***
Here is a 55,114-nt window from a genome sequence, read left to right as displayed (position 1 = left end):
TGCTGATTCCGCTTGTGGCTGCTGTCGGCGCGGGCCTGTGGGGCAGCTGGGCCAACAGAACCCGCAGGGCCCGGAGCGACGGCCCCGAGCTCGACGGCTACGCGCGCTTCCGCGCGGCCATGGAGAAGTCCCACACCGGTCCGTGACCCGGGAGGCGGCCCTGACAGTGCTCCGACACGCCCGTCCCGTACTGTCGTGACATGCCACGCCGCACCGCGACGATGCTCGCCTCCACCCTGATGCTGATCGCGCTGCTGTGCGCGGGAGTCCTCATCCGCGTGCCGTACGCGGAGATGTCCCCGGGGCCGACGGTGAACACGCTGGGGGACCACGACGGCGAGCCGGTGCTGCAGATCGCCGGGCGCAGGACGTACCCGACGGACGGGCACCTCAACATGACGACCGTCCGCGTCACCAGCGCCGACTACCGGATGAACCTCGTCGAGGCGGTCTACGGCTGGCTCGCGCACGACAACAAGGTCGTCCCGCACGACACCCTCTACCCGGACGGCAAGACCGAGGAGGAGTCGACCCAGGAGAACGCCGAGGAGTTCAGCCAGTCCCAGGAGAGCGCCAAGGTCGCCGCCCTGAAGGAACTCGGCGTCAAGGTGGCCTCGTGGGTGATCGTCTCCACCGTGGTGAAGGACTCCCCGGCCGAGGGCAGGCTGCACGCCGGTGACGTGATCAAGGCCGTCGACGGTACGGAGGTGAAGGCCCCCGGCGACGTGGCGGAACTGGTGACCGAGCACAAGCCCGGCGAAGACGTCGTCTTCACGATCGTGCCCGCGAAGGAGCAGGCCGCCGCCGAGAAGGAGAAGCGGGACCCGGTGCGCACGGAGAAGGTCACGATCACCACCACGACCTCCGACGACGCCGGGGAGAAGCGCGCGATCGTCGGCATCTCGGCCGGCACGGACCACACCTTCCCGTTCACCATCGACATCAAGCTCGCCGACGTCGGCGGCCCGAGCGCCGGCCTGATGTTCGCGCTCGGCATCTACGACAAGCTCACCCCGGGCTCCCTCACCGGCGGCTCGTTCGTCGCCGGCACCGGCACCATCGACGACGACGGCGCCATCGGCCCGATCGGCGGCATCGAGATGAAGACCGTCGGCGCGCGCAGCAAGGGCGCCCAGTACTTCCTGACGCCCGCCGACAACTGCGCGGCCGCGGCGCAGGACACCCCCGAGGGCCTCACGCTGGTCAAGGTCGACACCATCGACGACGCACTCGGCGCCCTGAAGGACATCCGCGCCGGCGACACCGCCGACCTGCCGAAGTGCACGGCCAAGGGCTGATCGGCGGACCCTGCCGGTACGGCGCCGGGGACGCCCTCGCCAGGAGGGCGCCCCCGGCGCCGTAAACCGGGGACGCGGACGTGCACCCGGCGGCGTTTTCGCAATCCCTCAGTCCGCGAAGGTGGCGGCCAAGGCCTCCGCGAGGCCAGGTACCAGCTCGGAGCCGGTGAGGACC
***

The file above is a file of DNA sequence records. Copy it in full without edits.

Here is a 55,114-nt window from a genome sequence, read left to right as displayed (position 1 = left end):
TGCTGATTCCGCTTGTGGCTGCTGTCGGCGCGGGCCTGTGGGGCAGCTGGGCCAACAGAACCCGCAGGGCCCGGAGCGACGGCCCCGAGCTCGACGGCTACGCGCGCTTCCGCGCGGCCATGGAGAAGTCCCACACCGGTCCGTGACCCGGGAGGCGGCCCTGACAGTGCTCCGACACGCCCGTCCCGTACTGTCGTGACATGCCACGCCGCACCGCGACGATGCTCGCCTCCACCCTGATGCTGATCGCGCTGCTGTGCGCGGGAGTCCTCATCCGCGTGCCGTACGCGGAGATGTCCCCGGGGCCGACGGTGAACACGCTGGGGGACCACGACGGCGAGCCGGTGCTGCAGATCGCCGGGCGCAGGACGTACCCGACGGACGGGCACCTCAACATGACGACCGTCCGCGTCACCAGCGCCGACTACCGGATGAACCTCGTCGAGGCGGTCTACGGCTGGCTCGCGCACGACAACAAGGTCGTCCCGCACGACACCCTCTACCCGGACGGCAAGACCGAGGAGGAGTCGACCCAGGAGAACGCCGAGGAGTTCAGCCAGTCCCAGGAGAGCGCCAAGGTCGCCGCCCTGAAGGAACTCGGCGTCAAGGTGGCCTCGTGGGTGATCGTCTCCACCGTGGTGAAGGACTCCCCGGCCGAGGGCAGGCTGCACGCCGGTGACGTGATCAAGGCCGTCGACGGTACGGAGGTGAAGGCCCCCGGCGACGTGGCGGAACTGGTGACCGAGCACAAGCCCGGCGAAGACGTCGTCTTCACGATCGTGCCCGCGAAGGAGCAGGCCGCCGCCGAGAAGGAGAAGCGGGACCCGGTGCGCACGGAGAAGGTCACGATCACCACCACGACCTCCGACGACGCCGGGGAGAAGCGCGCGATCGTCGGCATCTCGGCCGGCACGGACCACACCTTCCCGTTCACCATCGACATCAAGCTCGCCGACGTCGGCGGCCCGAGCGCCGGCCTGATGTTCGCGCTCGGCATCTACGACAAGCTCACCCCGGGCTCCCTCACCGGCGGCTCGTTCGTCGCCGGCACCGGCACCATCGACGACGACGGCGCCATCGGCCCGATCGGCGGCATCGAGATGAAGACCGTCGGCGCGCGCAGCAAGGGCGCCCAGTACTTCCTGACGCCCGCCGACAACTGCGCGGCCGCGGCGCAGGACACCCCCGAGGGCCTCACGCTGGTCAAGGTCGACACCATCGACGACGCACTCGGCGCCCTGAAGGACATCCGCGCCGGCGACACCGCCGACCTGCCGAAGTGCACGGCCAAGGGCTGATCGGCGGACCCTGCCGGTACGGCGCCGGGGACGCCCTCGCCAGGAGGGCGCCCCCGGCGCCGTAAACCGGGGACGCGGACGTGCACCCGGCGGCGTTTTCGCAATCCCTCAGTCCGCGAAGGTGGCGGCCAAGGCCTCCGCGAGGCCAGGTACCAGCTCGGAGCCGGTGAGGACC